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Film Finance

How to divide your film project: the many benefits of a 50/50 split or even partnership

How to divide your film project: the many benefits of a 50/50 split or even partnership

I am frequently asked by filmmakers: How do I split my project between me and my director/producer, directors/producers, or others who are involved heavily in the project? My answer is usually: Split things 50/50, or 1/3, 1/3, 1/3, or 25% each. The reason for this is that if you split something by any other means, someone will be angry. Someone will do more work and someone will do less work, and things might not seem equitable, and thus will likely go downhill very quickly.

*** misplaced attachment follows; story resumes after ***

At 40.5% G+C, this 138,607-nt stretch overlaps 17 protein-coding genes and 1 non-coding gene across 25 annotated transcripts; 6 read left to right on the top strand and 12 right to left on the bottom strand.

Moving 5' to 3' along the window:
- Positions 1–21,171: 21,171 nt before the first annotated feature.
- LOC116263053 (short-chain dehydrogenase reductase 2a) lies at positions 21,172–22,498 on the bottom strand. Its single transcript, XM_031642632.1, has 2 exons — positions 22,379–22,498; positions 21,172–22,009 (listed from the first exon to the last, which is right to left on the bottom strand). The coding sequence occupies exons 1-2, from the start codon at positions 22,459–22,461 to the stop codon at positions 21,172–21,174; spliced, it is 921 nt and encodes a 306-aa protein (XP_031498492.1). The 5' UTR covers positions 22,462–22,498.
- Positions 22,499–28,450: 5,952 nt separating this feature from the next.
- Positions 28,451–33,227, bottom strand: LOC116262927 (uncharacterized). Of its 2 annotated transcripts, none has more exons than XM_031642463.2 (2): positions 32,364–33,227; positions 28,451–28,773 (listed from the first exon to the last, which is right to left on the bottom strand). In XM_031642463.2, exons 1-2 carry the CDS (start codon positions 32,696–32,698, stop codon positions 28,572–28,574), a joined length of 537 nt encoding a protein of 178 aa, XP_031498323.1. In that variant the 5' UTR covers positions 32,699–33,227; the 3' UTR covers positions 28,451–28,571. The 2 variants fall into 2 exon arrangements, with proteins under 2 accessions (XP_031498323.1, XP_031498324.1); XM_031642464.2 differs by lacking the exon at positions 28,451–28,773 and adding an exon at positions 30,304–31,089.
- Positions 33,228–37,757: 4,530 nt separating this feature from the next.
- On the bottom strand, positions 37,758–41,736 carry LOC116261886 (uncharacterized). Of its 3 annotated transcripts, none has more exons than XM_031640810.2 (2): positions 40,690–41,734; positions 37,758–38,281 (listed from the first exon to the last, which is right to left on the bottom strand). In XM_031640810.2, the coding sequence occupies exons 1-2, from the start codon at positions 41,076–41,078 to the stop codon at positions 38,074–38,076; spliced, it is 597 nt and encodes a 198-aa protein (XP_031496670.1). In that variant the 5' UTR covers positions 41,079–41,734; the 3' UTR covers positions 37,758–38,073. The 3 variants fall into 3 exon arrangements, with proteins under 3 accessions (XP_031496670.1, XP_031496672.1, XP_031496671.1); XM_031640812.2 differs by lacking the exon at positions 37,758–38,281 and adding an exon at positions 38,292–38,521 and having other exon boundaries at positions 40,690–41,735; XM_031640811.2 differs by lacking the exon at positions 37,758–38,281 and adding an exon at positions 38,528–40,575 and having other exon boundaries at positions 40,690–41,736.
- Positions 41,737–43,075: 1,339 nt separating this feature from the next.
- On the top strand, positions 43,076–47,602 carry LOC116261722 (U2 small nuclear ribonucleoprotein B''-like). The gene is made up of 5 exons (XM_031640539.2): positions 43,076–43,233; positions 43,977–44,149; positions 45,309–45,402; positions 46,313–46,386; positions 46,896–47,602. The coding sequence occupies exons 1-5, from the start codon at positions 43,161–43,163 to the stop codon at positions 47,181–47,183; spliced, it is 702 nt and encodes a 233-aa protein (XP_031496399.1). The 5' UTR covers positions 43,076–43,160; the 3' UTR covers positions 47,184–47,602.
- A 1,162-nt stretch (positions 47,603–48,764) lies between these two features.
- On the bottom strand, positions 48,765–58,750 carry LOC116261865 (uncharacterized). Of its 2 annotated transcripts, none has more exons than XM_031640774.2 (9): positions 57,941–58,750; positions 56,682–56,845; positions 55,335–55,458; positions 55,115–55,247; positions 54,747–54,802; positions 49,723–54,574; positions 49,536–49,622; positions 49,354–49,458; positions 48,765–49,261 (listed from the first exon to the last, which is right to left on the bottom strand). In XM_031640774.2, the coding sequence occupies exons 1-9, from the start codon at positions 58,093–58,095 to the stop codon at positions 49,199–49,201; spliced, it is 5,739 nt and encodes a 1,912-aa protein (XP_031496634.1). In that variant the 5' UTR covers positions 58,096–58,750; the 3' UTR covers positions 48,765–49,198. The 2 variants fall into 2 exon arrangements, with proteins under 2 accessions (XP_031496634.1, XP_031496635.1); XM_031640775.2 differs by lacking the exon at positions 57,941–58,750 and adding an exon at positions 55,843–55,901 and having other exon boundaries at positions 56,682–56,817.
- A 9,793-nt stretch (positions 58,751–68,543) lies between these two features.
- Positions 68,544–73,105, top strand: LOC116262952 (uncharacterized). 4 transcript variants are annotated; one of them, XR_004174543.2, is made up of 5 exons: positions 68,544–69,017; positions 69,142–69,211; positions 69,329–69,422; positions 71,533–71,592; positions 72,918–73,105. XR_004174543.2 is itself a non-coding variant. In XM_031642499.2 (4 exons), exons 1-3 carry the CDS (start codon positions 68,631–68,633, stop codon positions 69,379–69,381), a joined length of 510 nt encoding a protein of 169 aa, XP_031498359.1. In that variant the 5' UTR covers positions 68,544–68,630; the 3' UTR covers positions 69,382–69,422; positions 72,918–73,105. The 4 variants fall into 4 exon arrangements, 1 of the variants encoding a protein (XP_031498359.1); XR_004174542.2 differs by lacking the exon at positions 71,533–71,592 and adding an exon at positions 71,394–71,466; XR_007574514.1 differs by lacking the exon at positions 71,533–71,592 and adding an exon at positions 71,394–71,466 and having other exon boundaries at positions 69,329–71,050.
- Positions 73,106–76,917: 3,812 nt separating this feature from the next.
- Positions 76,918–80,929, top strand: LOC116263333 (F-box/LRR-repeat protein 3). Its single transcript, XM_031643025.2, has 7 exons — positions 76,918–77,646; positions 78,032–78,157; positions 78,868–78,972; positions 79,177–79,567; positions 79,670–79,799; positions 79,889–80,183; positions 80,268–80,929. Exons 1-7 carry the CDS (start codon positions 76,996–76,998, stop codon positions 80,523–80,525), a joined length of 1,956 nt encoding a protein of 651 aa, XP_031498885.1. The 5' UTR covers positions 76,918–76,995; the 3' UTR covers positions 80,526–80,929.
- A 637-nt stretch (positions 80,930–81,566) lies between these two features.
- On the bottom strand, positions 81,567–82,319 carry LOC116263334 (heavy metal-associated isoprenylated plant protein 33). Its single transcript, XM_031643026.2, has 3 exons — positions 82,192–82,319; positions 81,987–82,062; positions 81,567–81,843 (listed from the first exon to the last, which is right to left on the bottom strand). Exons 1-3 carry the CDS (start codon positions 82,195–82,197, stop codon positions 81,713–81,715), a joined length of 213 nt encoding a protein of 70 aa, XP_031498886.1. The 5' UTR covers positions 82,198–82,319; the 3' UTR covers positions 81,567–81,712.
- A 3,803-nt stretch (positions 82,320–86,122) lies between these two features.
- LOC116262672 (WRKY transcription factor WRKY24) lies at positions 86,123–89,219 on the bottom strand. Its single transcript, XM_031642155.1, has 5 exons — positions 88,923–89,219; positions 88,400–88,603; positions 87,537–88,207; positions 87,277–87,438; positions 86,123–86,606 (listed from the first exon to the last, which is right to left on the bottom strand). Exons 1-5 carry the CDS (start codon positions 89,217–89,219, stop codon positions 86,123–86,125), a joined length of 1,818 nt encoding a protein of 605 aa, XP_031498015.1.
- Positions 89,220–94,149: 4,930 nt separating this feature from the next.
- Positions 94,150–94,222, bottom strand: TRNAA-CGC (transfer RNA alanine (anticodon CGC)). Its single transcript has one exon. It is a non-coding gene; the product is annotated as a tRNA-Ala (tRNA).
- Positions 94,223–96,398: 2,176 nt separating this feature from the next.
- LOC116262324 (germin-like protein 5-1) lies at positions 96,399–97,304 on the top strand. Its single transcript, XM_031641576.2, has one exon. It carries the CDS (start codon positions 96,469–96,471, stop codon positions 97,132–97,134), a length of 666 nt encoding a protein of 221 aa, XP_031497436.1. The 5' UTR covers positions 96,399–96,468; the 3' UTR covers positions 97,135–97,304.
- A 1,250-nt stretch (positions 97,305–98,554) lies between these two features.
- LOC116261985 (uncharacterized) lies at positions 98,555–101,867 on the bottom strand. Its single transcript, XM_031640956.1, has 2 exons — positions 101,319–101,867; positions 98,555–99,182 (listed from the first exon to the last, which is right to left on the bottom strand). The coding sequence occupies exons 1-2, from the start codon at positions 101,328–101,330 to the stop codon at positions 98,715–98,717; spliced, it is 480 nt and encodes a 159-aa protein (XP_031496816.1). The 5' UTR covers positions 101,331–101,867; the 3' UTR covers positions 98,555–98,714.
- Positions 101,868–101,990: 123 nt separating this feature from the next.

Additionally, people can be paid more or less in salaries later on once a full budget is clear. This “split” is only for the backend — which, in the film business you are unlikely to see much of anyway unless you have a rare runaway hit. For example, even if you and your producer split your project 50/50, but your producer doesn’t go with you when you have to live with a Native American tribe in Northern Alaska for 2 years, you can still pay yourself a salary for the 2 years of work you have put in on top of the 50/50 split. And your producer can pay him/herself a salary for raising the budget. Again, negotiate this upfront and identify who is responsible for business and creative decisions. Also negotiate how you will resolve any impasses that may occur.